Writer Joseph J. Airdo // Photography Courtesy of Scottsdale Philharmonic

Ten years ago, Joy Patridge and Carl R. Reiter decided to jointly branch out from the small community orchestra with which they had been performing and create something significant for the city of Scottsdale and its surrounding communities — a professional symphony orchestra that would be committed to providing free concerts to anyone and everyone who wanted to attend.

Partridge, a certified public accountant, handled the administrative and business side of things while Reiter, a professional musician and teacher, took care of the creative side — especially the music.

“So, in 2012, we formed the nonprofit and founded Scottsdale Philharmonic,” Partridge says. “We performed our first concert in October of 2012 at Scottsdale Center for the Performing Arts and played for an audience of more than 550 people. It was thrilling.”

The incredible interest from the community astounded Partridge, Scottsdale Philharmonic’s board president and CEO, as she had been repeatedly told that people were “just not into classical music.” As if the attendance for the group’s first concert did not already prove naysayers wrong, its second concert blew their hypothesis right out of the water — and then some.

“We had to turn away 300 people,” says Partridge, noting Scottsdale Center for the Performing Arts seats 853 audience members. “I felt so bad out there turning people away but it was a packed house. That is when Scottsdale Center for the Performing Arts told us that they could not handle that kind of activity. We were told that we had almost created a fire hazard.”

Remaining steadfast in its commitment to provide concerts free of charge, Scottsdale Philharmonic turned to churches that could safely accommodate its audience, which usually consisted of 1,200–1,800 people.

“My greatest pride was when we had 2,400 people show up to our [concert featuring] Beethoven’s Ninth Symphony,” says Partridge, noting the performance included 100 choral singers, four soloists and a full orchestra. “It was a packed house. We just knew that this was our calling.”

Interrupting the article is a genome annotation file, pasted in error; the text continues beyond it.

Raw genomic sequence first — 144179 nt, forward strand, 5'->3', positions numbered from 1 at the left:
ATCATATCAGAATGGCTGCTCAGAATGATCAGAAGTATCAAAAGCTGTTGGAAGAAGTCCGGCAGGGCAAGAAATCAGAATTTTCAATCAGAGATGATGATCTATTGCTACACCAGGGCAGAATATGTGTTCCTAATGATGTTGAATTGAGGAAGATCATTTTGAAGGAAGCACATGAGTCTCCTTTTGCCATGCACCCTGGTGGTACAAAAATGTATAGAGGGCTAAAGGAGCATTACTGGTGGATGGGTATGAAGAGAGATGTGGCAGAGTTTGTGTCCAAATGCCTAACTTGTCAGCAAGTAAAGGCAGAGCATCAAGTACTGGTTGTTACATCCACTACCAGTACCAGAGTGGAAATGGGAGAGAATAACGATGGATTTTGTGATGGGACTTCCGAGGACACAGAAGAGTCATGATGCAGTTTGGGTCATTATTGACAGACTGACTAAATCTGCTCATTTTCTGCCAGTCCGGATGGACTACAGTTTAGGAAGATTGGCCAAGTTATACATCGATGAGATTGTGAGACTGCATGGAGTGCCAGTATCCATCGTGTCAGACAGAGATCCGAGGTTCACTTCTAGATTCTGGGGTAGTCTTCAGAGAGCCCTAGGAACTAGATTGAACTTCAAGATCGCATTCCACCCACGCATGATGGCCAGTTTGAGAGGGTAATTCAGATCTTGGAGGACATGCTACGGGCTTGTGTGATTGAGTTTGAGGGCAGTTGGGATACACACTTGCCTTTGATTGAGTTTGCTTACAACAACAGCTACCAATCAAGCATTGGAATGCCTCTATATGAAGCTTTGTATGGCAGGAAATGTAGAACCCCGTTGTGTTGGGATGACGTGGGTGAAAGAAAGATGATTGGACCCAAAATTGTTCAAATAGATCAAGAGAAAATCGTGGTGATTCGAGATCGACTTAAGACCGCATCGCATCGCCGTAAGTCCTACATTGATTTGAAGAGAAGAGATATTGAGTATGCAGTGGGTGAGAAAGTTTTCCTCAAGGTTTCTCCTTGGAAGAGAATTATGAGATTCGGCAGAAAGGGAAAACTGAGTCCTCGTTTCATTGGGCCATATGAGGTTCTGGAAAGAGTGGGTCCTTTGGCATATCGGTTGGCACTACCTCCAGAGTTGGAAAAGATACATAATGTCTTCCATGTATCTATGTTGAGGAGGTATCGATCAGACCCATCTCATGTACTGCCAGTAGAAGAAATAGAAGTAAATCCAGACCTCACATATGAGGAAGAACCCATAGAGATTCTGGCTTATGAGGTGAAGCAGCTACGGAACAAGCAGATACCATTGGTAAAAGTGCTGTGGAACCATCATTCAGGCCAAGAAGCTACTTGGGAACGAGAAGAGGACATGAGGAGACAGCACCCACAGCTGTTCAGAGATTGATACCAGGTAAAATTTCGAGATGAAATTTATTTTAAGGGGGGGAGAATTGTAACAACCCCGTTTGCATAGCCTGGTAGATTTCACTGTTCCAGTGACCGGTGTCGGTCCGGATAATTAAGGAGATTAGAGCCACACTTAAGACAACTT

Despite a few bumps in the road — namely the COVID-19 pandemic — Scottsdale Philharmonic has become one of the city’s greatest sources of pride over the past decade.

Celebrating its 10th anniversary season, the nonprofit organization has now officially partnered with Scottsdale Arts, ensuring its sustainability and success for years to come. Part of that partnership sees the symphony orchestra’s concerts return to Scottsdale Center for the Performing Arts — with one caveat.

“We are now requiring a $15 donation — which is the absolute bare minimum we could charge — because everyone needs to have an assigned seat,” says Patridge, noting that the new ticketing model prevents the group from running into overflow issues again while further ensuring its longevity.

However, Scottsdale Philharmonic has still not given up on its initial mission to provide free concerts to all members of the community. After all, its vision is “to enhance the cultural environment of the city of Scottsdale with an orchestra of professional musicians where everyone can attend classical symphony concerts.”

A complimentary livestream of each concert is available on the group’s website and Facebook page the evening of each performance. So although in-person attendance is limited, virtual attendance is potentially infinite as the symphony orchestra’s concerts can now be experienced by audiences around the world — far beyond just Scottsdale and its surrounding communities.

That is a dream come true for Patridge, who has been playing the violin since she was 13 years old. Likewise, Partridge’s Scottsdale Philharmonic co-founder Reiter — the group’s music director and trustee — enjoyed his first professional engagement as a violinist and violist at the age of 11.

“All of the musicians play for us for free because they love the performance of these great masterpieces,” Partridge says. “And they are all magnificent.”

Partridge adds that Scottsdale Philharmonic is often looking for new musicians and says that those who believe that they are at a professional performance level can contact Reiter to inquire about joining the symphony orchestra via the group’s website. She also encourages community members who are interested in becoming benefactors or active members of the nonprofit organization’s working board to reach out to her.

“We have done fairly well over the past 10 years because a lot of people have believed in us,” Patridge says. “And we have always been very active, very consistent and very professional.”

Scottsdale Philharmonic’s relationship with Scottsdale Arts will only cement that activity, consistency and professionalism.

“It is a very expensive proposition to put together something like this,” says Partridge, noting that she has witnessed many other performing arts organizations struggle. “But we think that we have found the formula.

“I just feel that Scottsdale deserves a symphony. Scottsdale is a sophisticated city and I think that it should always have a symphony. I believe that we are a fantastic art form for this city.”

Scottsdale Philharmonic Concert
Sunday, Feb. 13 // 4 p.m. // Scottsdale Center for the Performing Arts // 7380 E. Second St., Scottsdale // $15 donation // 480-499-8587 // scottsdalephilharmonic.com